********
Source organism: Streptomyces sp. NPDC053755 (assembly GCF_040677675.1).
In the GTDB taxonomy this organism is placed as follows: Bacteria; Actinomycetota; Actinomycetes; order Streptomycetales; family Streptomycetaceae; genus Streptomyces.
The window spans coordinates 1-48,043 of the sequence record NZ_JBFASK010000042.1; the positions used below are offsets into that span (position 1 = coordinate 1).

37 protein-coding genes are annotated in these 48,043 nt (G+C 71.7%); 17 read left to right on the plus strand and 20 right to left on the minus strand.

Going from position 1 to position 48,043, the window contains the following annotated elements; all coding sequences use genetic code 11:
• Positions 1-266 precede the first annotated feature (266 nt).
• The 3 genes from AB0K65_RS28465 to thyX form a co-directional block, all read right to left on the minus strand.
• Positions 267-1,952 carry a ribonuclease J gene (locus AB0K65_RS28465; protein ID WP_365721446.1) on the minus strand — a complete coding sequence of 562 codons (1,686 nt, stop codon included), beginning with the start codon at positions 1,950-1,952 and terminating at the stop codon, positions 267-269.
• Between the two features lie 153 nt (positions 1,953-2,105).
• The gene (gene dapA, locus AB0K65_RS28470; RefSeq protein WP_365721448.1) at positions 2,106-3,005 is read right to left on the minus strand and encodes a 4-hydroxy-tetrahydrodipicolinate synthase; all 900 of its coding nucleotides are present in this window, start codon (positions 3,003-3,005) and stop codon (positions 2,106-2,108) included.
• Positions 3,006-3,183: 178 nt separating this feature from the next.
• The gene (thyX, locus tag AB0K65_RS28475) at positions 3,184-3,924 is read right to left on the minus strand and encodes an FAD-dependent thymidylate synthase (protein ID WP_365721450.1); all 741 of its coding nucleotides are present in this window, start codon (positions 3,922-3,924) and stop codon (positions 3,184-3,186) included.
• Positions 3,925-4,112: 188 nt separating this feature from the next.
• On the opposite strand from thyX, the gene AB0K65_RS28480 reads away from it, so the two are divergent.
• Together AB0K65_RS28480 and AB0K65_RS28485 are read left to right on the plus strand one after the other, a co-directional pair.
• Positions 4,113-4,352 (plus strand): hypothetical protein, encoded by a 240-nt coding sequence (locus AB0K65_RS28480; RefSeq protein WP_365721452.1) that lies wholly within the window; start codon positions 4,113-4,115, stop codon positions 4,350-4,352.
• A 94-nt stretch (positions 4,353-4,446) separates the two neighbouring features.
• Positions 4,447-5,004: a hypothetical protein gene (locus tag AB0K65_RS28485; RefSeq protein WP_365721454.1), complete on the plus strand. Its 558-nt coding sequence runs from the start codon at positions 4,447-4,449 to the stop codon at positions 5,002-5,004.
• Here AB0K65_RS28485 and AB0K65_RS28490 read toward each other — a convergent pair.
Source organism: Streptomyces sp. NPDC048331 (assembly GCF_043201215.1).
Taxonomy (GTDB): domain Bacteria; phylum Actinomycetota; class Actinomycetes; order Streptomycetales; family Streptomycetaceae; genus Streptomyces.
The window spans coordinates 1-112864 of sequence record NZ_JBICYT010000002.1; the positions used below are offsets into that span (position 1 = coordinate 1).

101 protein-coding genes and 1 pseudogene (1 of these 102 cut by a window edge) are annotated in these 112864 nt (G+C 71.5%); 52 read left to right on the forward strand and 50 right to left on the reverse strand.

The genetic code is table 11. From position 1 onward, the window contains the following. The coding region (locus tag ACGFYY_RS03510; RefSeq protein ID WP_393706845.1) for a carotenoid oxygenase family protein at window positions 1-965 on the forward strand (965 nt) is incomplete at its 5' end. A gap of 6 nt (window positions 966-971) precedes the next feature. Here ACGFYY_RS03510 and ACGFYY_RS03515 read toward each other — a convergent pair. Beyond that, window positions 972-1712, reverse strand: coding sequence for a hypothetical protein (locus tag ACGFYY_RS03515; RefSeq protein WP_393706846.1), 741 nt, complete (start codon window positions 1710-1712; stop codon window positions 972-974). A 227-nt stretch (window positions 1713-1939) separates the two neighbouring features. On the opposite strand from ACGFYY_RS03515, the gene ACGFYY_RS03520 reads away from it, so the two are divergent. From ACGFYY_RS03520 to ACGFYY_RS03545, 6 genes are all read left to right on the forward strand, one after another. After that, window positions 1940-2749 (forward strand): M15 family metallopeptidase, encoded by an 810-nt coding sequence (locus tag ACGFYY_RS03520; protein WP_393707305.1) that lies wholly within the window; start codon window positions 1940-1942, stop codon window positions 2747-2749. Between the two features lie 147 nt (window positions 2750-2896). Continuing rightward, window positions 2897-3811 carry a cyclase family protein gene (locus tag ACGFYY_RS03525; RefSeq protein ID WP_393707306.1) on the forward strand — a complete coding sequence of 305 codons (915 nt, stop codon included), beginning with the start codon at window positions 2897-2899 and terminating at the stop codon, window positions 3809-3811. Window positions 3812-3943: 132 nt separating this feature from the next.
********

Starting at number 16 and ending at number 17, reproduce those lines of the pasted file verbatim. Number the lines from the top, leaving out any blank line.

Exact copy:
• Positions 4,113-4,352 (plus strand): hypothetical protein, encoded by a 240-nt coding sequence (locus AB0K65_RS28480; RefSeq protein WP_365721452.1) that lies wholly within the window; start codon positions 4,113-4,115, stop codon positions 4,350-4,352.
• A 94-nt stretch (positions 4,353-4,446) separates the two neighbouring features.